In any sputtering system (the ECR plasma coating tool is one example), the part designated as target is a solid piece of the material that will be sputtered for the thin film coating.
Most common targets are flat in shape and they should be large enough to avoid unintended sputtering of the metallic bearings. Some plasma geometries require cylindrical targets as well. Either way, the target surface is always larger than the actual sputtered area and used-up targets display deeper grooves or areas where the sputtering effect has been predominant. These areas are often denominated as race tracks.
The exchange of the targets is determined by the most used-up area of the target and if the system has a rather homogeneous usage of the target, the exchange cycles can be kept very large. The target production can be expensive and the downtime of the tool during the exchange can be bothersome. Therefore a good usage of the target surface is certainly aimed by the design and geometry of the plasma and involved electric fields. The target often features a metallic holder with water cooling channels to which the actual target material is bonded. The target provider vouches for the high quality of the material, which is free of cracks that would allow the solder to seep to the front and contaminate the coating process.
The exact location, size and shape of a target is strongly tool specific. In this layout of the JSW Afty AFTEX 6200 the targets have a ring shape.
To create the vapor-phase species, the ionized gas is accelerated by an electric field to the target, bombarding it. A series of partly inelastic momentum transfer processes between the impinging ions and the target’s material result in the ejection of atoms of the target material (sputtering) from the material lattice into the gaseous state of the coating chamber. In the low pressure chamber, the target particles fly by line of sight or can be ionized and accelerated by electrical forces to the substrate, where they are adsorbed and become part of the growing thin film.
From a practical point of view, electrode-less systems such as ECR plasma coating, in which the energy for the ionization is coupled inductively have the advantage that there is virtually never need to replace the electrodes and therefore they offer long time operation without maintenance breaks. Radio frequency RF systems operating at 13,5MHz and microwave MW systems operating at 2,5GHz are among the most popular ones. A further advantage of an oscillating electric field to maintain the plasma is that a DC field only works with conducting target materials. AC fields do work with both conducting and insulating target materials. When the target has an insulating material and a DC field is used, its overcharging leads to undesired arcing.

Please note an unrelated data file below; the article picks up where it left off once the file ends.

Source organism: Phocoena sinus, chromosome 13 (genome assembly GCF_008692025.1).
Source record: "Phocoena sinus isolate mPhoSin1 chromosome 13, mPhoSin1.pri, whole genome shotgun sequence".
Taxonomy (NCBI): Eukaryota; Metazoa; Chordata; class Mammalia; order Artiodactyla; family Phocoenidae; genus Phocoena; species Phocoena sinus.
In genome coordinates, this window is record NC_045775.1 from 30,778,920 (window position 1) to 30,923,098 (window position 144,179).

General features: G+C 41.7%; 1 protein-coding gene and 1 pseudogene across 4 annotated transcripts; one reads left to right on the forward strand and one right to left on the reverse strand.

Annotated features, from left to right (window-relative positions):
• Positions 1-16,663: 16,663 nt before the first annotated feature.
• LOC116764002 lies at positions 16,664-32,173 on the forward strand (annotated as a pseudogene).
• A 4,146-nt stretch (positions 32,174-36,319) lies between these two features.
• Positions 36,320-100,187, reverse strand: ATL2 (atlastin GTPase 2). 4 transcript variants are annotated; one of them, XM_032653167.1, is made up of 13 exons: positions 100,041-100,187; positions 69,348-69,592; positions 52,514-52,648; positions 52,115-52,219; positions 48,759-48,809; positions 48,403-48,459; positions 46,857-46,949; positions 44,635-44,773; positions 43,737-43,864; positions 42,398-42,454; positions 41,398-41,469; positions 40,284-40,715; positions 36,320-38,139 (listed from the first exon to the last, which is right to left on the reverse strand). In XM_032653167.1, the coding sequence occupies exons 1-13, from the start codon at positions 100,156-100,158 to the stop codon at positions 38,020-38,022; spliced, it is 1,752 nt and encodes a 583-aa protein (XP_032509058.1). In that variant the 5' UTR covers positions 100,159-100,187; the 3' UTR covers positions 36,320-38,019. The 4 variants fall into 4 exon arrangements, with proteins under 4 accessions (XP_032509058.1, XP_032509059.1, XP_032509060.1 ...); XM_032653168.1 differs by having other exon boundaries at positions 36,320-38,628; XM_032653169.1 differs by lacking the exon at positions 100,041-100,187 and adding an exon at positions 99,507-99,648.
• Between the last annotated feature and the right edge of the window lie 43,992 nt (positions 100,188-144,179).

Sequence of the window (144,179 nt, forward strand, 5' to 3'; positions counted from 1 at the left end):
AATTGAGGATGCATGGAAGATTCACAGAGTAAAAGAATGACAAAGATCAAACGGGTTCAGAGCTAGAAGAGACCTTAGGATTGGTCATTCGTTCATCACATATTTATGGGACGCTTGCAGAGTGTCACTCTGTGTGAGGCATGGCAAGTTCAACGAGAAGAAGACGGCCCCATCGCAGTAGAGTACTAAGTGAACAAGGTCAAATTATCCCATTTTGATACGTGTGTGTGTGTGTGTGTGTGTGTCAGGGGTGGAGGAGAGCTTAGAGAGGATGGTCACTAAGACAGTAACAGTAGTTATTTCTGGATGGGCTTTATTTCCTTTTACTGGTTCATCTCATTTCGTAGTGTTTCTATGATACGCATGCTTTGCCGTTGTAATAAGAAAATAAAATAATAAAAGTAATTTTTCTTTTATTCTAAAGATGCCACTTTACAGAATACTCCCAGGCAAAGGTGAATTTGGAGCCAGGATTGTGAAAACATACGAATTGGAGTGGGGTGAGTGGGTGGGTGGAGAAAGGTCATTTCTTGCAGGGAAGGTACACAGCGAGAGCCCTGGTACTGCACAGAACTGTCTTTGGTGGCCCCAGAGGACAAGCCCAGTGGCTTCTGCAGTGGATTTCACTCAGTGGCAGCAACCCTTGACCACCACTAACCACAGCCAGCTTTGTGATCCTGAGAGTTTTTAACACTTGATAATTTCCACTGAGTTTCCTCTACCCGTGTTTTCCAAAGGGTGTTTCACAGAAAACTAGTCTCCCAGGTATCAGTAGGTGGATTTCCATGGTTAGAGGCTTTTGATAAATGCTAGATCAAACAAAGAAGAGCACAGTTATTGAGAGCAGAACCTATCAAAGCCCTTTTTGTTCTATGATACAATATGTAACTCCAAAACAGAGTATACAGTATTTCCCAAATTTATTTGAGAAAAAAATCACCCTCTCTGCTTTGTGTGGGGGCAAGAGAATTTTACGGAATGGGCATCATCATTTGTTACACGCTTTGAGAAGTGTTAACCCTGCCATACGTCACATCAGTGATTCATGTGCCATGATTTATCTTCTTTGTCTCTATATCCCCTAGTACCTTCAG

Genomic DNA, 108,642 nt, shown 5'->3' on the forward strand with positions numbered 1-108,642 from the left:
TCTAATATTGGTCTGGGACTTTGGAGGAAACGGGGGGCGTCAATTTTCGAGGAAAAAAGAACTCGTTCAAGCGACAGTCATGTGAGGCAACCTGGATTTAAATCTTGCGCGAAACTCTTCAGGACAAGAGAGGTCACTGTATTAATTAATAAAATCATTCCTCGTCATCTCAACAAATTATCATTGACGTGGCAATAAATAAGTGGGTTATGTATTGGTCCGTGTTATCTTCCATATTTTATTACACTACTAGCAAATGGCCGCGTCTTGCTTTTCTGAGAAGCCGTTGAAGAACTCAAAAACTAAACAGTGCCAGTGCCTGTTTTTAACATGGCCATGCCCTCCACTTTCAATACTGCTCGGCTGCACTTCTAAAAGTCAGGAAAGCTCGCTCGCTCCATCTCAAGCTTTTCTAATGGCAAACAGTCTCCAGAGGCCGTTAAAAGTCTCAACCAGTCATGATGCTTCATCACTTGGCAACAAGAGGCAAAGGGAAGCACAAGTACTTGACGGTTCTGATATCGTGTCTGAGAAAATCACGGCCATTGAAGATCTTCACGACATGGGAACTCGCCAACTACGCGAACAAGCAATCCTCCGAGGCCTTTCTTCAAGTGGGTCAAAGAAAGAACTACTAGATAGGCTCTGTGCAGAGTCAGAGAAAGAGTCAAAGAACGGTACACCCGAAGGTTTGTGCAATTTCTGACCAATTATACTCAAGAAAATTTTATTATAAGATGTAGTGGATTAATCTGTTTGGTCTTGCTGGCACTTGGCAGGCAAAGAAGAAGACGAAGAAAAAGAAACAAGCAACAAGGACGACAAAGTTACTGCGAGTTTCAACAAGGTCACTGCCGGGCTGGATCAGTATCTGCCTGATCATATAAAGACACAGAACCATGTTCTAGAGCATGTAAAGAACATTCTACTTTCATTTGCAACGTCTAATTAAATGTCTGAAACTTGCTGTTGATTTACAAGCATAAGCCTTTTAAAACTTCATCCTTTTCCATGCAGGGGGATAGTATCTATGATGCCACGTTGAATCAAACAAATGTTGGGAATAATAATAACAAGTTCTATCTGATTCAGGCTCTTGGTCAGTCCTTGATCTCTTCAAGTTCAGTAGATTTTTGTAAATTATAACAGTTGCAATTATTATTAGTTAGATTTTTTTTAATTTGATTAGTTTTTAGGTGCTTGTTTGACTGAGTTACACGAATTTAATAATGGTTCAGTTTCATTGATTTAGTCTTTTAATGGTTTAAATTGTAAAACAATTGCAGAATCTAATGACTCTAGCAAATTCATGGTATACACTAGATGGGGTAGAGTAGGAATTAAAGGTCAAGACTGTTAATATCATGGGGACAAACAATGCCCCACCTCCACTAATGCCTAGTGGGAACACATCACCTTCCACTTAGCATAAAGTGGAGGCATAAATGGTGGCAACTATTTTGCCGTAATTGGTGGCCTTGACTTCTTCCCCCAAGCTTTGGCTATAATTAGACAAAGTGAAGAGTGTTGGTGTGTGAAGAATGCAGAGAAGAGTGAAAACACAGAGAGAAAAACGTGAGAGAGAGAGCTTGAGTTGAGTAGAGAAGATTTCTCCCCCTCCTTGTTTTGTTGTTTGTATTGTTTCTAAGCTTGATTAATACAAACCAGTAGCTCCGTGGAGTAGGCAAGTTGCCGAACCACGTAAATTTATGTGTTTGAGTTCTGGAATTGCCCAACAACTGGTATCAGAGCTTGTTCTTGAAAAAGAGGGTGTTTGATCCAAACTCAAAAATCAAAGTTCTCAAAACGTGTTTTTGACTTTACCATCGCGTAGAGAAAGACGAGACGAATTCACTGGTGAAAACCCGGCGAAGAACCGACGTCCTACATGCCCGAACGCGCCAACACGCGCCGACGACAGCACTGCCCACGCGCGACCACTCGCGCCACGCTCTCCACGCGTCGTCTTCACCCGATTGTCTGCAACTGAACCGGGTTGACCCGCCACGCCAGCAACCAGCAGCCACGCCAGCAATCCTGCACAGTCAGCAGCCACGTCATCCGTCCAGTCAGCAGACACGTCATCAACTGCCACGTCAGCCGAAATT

In the ECR plasma deposition system, an additional RF field accelerates the ions towards the metallic target. The impact of the ions on the target dislocates target particles that are eventually ejected (sputtering) into the coating chamber and become part of the ionized plasma. Both the microwave and the radio-frequency electric fields contribute to the plasma on their own. The sputter energy can be separately controlled from the electron energy. The plasma generates charged particles that are used to bombard a target (sputter effect) and to transfer energy to the growing film.
An additional RF electric field is applied between the target material and the plasma. The Ar+ ions are strongly accelerated towards the target. Due to the collision, particles of the target are sputtered into the chamber gas.
A very distinctive characteristic that enables the ECR plasma system to provide films with outstanding optical characteristics, is the separation of the plasma generation from the sputtering species generation. In many sputtering systems, the plasma generation and the target are part of the same electromagnetic set up: The target is an electrode of the plasma generating field. In the specific geometry of the ECR plasma coating tool the plasma is generated by an inductively coupled microwave field, while the electric field leading to the sputtering is an independent RF field. The strong microwave field coupled with the resonant magnetic field creates a high local density of ionized gas. The sputtering field does not have to be that strong to create a large enough sputtering rate. Hence, the sputtered particles can be produced in sufficient quantity while their energy is in the range of just 10-30 eV. This is very difficult to achieve with other set-ups and will have a significant influence in the thin film growth and the achieved physical properties.
The way that the ionization is achieved is responsible for certain film properties. ECR plasma coating is able to generate a sufficient growth rate with relatively low energies. The sputtered species reach the substrate with kinetic energies in the range of few 10eV and therefore do not damage the underlying layers of the substrate. The generation of hot electrons in the ECR plasma coating system can be controlled separately and these provide energy to the growing film, which is crucial to achieve a bulk-like structure. Thin films grown with ECR plasma technology have demonstrated outstanding purity and transparency, crystalline structure, as well as unparalleled resistance to corrosive environment.
The combination of the strong microwave (MW field) and the synchronized magnetic field brings about the electron cyclotron resonance ECR plasma. The RF field to generate the sputter species can be adjusted independently.